The buy-in for society has gotten higher and higher, and the returns have gotten less with each passing year. Is it any wonder that anyone who can avoid working, does? reports:

Over the past two generations, America has suffered a quiet catastrophe in the collapse of work for men. In the half-century between 1965 and 2015, work rates (the ratio of employment to population) for the American male spiraled relentlessly downward — a seeming flight from work in which ever-greater numbers of working-age men exited the labor force altogether. America is now home to an army of prime-working-age men, some seven million of them ages 25 to 54, who no longer even look for work. Consider a single fact: in 2015, the work-rate of males aged 25 to 54 was slightly lower than it had been in 1940, when the official unemployment rate was 14.6 percent and the United States was just coming out of a decade of depression in which the search for work was usually futile.

By the Numbers

To understand what’s happened and why, some perspective is valuable. For good or ill, America is living through a period that I would describe as a second gilded age. Somehow, in spite of lackluster growth by historical standards, the 21st-century American economy has managed to produce markedly more wealth for its elite, even as it generated markedly less employment for its workers. Between the third quarter of 2000 and third quarter of 2016, household and nonprofit net worth soared from $44 trillion to just over $90 trillion, while the work rate (for both genders combined) fell by five percentage points — levels last recorded three decades earlier.

Eberstadt Nicholas Men Chart1

Let’s take a look at what you need to be a responsible working adult in the United States these days.
You’ll need a car, thanks to the almost-universally underfunded public transportation system. You’ll need car insurance, which is insanely expensive. You’ll need a place to stay, so you’ll be paying rent. You’ll need a reasonably decent wardrobe. A kitchen, and all the accessories needed to cook. Furniture. A cell phone, because being in touch is mandatory for pretty much any job these days. You’ll need health insurance, also insanely expensive. If you’re renting and you don’t have renter’s insurance and anything happens, you’re screwed, so renter’s insurance.
In terms of restrictions on your personal behavior, no more drugs. Most places drug test these days. If you say something on social media that reflects badly on your company, you can be fired. Your hours will change at the whims of managers, limiting your other opportunities.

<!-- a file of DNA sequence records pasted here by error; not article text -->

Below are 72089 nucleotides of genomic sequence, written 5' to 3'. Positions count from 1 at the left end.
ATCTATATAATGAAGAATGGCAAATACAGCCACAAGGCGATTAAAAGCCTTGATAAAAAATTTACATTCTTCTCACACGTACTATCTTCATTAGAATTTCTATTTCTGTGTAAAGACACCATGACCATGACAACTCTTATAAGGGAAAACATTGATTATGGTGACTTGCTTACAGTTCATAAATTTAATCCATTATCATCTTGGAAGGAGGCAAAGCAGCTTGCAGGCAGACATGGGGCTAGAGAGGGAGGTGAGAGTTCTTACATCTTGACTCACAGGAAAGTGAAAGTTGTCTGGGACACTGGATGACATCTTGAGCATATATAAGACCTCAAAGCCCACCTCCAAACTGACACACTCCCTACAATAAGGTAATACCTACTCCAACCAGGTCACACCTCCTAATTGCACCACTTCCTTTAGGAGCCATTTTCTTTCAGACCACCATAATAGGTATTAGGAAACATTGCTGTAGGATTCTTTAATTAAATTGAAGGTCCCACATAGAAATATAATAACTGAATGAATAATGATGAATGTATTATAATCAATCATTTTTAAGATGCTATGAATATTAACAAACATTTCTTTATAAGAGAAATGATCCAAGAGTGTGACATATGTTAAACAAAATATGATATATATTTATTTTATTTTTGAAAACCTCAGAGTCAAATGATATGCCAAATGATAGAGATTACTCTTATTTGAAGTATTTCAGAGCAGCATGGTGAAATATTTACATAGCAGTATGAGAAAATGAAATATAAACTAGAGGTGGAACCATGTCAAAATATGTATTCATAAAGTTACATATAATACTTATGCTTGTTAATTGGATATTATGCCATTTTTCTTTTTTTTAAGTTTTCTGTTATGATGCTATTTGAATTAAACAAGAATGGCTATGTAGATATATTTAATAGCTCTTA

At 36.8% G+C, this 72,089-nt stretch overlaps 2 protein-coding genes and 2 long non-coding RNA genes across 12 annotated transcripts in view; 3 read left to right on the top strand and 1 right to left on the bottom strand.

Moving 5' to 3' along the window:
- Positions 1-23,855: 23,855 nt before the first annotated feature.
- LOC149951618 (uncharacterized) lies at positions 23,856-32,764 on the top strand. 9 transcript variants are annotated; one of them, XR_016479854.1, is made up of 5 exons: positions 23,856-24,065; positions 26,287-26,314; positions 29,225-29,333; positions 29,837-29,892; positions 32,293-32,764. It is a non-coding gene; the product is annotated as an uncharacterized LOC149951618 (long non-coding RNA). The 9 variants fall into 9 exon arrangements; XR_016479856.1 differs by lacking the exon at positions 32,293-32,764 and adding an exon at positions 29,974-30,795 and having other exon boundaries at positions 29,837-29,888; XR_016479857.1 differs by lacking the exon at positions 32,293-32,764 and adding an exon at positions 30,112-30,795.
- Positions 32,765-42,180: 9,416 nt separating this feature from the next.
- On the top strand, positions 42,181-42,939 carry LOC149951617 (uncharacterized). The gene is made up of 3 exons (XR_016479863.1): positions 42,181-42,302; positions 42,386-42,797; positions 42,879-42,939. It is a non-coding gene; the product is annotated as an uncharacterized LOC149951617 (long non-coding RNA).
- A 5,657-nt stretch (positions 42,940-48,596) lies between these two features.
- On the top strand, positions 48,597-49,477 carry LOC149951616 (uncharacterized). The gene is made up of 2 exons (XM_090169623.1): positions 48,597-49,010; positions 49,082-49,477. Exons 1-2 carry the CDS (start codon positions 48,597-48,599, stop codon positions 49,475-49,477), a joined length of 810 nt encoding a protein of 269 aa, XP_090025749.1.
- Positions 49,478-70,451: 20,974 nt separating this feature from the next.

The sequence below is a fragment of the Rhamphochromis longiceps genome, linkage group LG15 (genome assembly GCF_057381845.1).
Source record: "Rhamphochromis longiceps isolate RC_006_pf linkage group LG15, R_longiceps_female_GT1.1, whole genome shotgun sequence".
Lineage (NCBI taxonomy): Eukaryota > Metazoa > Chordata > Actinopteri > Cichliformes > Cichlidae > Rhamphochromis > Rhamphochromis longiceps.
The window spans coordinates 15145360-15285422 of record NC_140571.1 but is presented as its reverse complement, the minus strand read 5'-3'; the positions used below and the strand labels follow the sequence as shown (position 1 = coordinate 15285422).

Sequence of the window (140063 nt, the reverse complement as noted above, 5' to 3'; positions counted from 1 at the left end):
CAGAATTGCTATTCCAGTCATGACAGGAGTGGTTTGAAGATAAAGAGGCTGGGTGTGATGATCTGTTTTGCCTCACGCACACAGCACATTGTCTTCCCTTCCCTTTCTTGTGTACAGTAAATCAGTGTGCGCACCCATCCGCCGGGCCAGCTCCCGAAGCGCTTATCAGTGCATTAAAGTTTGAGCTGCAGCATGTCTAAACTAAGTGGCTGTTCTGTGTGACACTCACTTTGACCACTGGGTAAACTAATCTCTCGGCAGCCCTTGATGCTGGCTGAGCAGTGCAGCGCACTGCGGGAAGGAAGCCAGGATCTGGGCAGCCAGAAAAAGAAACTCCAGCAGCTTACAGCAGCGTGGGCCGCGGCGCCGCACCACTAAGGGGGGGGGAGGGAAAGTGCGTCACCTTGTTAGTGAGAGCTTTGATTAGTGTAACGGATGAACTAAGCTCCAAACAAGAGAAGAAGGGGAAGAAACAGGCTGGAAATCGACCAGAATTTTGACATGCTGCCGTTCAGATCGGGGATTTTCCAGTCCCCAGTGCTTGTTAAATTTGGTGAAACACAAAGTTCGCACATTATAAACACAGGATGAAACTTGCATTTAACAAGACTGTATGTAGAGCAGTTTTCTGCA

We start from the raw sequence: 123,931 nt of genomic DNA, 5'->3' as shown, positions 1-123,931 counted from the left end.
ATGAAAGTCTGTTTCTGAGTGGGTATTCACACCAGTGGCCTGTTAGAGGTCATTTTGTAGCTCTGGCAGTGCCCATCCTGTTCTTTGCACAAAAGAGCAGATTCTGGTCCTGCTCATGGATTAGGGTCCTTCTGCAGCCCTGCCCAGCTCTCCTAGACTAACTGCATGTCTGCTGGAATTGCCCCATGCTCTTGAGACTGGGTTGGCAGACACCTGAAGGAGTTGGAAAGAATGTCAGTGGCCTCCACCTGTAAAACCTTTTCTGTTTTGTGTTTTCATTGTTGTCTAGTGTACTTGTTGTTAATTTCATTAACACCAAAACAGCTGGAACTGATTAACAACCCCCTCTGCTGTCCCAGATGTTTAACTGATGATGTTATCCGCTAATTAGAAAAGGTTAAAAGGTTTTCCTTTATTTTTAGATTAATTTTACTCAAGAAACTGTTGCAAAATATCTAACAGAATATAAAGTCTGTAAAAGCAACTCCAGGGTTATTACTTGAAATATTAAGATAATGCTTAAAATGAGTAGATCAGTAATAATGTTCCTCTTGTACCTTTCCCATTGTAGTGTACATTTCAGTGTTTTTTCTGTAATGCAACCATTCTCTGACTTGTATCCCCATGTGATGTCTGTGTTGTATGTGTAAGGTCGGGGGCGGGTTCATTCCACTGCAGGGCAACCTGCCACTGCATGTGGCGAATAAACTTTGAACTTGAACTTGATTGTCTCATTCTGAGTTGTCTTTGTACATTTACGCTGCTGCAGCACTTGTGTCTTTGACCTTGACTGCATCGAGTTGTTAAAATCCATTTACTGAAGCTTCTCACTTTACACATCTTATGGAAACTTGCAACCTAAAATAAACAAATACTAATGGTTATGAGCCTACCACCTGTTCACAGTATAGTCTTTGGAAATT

All of the things you need to work have to be maintained; they break down, they cost money. In order to stay stationary, you have to be making enough every week not just to get by, but to put a little aside for the inevitable crises that come from things like biology or entropy. Your car will break down; you will get sick; your furniture will need replacing, your cell plan will go up. And if you’re not ahead when that happens, then you’re behind.
So now we have a society built almost entirely on jobs that only barely keep you alive from week to week, without letting you get ahead at all. Jobs that cap you at thirty hours so you can’t get health insurance. Jobs that deliberately schedule employees so they can’t take other part-time work. Jobs that actively limit what you can do in your own time off. Jobs that don’t pay you enough to actually work for them long-term.
It’s not a great deal for the workers.
So people are finding other ways to survive. I noticed the article didn’t mention the black market, or under-the-table wages, but that’s part of it. A lot of people have figured out that hustling on the edges of the system is just as profitable as trying to live within it. It’s not a great long-term strategy, but hey, neither are service jobs with no retirement plans.
If we want people to participate in the labor market, we have to price jobs competitively.
But of course, since there’s no longer enough work, and there are getting to be far too many people, that’s not going to be happening any time soon.
What we’re seeing is the creation of a shadow economy; a whole sector of the public that’s divorced from the mainstream way of life. We’ve disenfranchised around ten million people, according to the article. That’s like, the entire population of Portugal.
A nation of the dispossessed, living among us.
And I think we’re seeing the results of this in the anger that’s become the dominant mode for discourse of late, in politics, in the media, and on the internet. It’s not very focused yet, but the fury that people have accrued for a system that takes advantage of them at every opportunity should not be underestimated.
h/t MrVisible